Children's Literature - Ken Marantz and Sylvia Marantz
Keating's text is in the terse voice of Washington himself. He begins with his birth, childhood, and schooling. At fifteen, with his father gone, he is expected to help care for his large family. Interspersed throughout the text are examples from Washington's handwritten "Rules of Civility," for the good, moral life he would aim to lead. After being a surveyor, he becomes a major of militia, leading a party through the wilderness to deliver a message, despite being wounded and nearly drowned. He then fights with the English against the French. He marries at twenty-seven. When the debate on independence begins, he is there, soon to be named commander in chief of the American armies. He endures the difficulties of the Revolutionary War and the Constitutional Convention to be elected our first president. On the jacket is a portrait of Washington, a mature man seeming to peer into the future. Wimmer's full page oil paintings are almost photographic in their naturalistic details. In a concluding note he explains his creative process, which included using models and period costumes, "meticulously researched" for accuracy. There are also author notes, historic notes on the art, and a bibliography. Reviewer: Ken Marantz and Sylvia Marantz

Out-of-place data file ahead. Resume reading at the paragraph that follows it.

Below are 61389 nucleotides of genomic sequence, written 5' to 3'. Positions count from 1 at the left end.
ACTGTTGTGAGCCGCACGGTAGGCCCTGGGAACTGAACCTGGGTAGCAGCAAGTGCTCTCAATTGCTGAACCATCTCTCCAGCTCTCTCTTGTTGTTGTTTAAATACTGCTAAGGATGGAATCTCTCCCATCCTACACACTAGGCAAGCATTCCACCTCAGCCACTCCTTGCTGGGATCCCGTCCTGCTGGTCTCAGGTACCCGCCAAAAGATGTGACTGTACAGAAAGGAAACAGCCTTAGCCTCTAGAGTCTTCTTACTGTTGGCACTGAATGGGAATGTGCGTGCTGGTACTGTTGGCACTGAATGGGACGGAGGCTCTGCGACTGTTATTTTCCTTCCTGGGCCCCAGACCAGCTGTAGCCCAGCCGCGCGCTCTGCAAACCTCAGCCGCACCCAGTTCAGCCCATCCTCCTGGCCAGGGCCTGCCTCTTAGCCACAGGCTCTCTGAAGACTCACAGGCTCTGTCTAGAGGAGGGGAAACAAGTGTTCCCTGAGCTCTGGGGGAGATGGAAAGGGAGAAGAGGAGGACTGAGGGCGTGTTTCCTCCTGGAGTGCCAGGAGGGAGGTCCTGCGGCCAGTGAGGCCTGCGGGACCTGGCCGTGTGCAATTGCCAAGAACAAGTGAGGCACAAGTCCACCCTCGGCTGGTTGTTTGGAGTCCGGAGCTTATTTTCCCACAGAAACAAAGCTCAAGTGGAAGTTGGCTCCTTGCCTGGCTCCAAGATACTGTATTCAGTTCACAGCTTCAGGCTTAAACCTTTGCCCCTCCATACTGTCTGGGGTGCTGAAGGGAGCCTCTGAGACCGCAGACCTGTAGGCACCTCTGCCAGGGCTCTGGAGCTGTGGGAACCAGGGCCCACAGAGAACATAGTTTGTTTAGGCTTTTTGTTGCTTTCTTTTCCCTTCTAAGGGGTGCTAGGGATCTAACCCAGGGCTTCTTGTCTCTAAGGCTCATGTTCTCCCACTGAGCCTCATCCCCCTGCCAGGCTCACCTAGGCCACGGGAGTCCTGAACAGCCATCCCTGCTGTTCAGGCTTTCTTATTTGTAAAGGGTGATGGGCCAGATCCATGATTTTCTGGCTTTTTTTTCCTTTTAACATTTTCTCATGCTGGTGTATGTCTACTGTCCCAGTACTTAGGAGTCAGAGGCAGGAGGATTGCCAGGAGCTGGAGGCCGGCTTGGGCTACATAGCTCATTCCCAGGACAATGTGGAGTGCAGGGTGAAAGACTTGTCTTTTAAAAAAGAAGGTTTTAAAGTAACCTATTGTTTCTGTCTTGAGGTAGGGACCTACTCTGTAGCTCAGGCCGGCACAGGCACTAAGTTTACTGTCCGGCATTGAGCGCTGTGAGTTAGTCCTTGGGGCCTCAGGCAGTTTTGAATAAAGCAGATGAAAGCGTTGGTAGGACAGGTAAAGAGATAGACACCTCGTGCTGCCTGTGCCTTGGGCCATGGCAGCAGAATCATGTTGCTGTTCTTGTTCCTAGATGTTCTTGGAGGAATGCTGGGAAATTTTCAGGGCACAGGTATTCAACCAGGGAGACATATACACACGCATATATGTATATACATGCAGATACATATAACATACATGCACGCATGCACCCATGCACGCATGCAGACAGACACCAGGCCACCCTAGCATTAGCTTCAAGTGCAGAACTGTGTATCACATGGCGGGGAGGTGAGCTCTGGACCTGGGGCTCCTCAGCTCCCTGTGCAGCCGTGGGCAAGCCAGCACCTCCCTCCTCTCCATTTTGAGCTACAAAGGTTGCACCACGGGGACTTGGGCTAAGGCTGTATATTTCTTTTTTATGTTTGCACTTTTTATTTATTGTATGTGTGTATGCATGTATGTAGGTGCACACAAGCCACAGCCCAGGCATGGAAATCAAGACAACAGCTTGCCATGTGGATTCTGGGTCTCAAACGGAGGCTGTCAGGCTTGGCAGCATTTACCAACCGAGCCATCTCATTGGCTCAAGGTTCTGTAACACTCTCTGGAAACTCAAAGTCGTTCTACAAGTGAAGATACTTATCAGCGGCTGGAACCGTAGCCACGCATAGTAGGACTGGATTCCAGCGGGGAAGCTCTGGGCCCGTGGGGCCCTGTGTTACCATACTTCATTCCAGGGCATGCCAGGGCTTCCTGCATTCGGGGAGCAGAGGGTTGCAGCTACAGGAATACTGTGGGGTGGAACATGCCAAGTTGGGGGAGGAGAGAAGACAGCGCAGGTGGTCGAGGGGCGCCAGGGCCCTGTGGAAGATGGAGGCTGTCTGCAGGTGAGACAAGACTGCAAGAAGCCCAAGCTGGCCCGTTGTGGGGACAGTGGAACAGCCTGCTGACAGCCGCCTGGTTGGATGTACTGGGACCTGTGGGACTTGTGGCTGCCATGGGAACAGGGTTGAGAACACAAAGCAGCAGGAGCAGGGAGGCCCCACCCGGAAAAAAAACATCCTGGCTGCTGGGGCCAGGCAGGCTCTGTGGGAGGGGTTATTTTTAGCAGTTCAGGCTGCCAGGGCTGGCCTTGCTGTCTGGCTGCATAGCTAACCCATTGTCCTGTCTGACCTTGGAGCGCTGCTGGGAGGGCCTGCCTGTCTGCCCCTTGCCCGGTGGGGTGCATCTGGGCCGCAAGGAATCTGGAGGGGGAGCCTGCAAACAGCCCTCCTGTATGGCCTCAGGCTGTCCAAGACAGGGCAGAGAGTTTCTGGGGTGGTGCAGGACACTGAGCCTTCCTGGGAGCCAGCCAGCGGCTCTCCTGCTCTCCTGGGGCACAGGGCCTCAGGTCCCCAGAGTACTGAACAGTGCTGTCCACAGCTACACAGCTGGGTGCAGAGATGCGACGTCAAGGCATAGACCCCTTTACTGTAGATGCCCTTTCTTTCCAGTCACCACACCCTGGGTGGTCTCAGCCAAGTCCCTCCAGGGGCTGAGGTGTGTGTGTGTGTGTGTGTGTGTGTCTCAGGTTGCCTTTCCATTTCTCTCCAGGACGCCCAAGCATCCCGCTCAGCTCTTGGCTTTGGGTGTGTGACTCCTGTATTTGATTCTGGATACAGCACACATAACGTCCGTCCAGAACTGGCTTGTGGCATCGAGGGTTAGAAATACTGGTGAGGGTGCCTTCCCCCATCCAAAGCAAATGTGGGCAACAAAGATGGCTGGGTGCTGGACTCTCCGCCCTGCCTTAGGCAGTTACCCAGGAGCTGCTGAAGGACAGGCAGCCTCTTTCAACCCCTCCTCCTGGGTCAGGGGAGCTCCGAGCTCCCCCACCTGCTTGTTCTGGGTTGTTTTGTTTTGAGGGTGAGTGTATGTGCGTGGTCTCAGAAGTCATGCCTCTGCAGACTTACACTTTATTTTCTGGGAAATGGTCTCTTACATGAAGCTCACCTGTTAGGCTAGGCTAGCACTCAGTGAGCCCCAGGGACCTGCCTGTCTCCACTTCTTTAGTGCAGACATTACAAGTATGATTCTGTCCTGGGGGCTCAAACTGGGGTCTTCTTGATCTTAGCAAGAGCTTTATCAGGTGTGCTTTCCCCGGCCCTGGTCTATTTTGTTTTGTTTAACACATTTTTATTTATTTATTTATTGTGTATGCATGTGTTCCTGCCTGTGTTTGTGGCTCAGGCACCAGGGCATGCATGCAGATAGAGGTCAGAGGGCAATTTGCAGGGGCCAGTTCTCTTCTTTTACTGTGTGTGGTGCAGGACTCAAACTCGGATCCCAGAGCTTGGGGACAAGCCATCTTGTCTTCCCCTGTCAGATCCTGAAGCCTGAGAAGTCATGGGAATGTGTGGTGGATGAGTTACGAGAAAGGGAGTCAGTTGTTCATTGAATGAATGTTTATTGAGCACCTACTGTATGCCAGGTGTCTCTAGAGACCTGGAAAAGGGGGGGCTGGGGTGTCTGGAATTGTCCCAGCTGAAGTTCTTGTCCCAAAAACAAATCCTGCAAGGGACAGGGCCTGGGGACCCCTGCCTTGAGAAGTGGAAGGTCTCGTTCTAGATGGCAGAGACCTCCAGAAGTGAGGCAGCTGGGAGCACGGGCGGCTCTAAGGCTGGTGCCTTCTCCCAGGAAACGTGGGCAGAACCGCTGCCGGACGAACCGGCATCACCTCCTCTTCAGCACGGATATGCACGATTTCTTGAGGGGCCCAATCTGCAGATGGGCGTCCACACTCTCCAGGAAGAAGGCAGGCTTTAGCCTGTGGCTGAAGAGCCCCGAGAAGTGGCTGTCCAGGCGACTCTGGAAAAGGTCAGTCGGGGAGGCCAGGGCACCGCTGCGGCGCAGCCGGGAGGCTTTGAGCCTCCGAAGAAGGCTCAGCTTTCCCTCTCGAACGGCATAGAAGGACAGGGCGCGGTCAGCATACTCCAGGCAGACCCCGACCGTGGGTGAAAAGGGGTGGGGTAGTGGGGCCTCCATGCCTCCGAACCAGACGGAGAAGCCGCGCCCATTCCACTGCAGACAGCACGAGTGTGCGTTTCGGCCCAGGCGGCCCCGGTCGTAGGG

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Product Details

  • ISBN-13: 9781416954828
  • Publisher: Simon & Schuster/Paula Wiseman Books
  • Publication date: 1/3/2012
  • Pages: 32
  • Sales rank: 945,102
  • Age range: 6 - 9 Years
  • Lexile: 660L (what's this?)
  • Product dimensions: 8.70 (w) x 11.20 (h) x 0.40 (d)

Meet the Author

Frank Keating is also the author of Theodore and Will Rogers, a Spur Storytelling Award recipient. He has held many positions in public office, including Assistant Secretary of the Department of the Treasury and Associate Attorney General of the United States. He was elected Governor of Oklahoma in 1995 and completed his term in January of 2003. He lives in Washington, D.C.

Mike Wimmer is the illustrator of many popular and award-winning books, including Frank Keating’s Will Rogers, Summertime by George Gershwin, and Home Run by Robert Burleigh. He lives in Norman, Oklahoma.

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Sort by: Showing 1 Customer Reviews
  • Anonymous

    Posted February 10, 2012

    Enlightening

    I got this book to add to my books on Washington. I thought it was cleverly done written in GW's point of view.

    1 out of 1 people found this review helpful.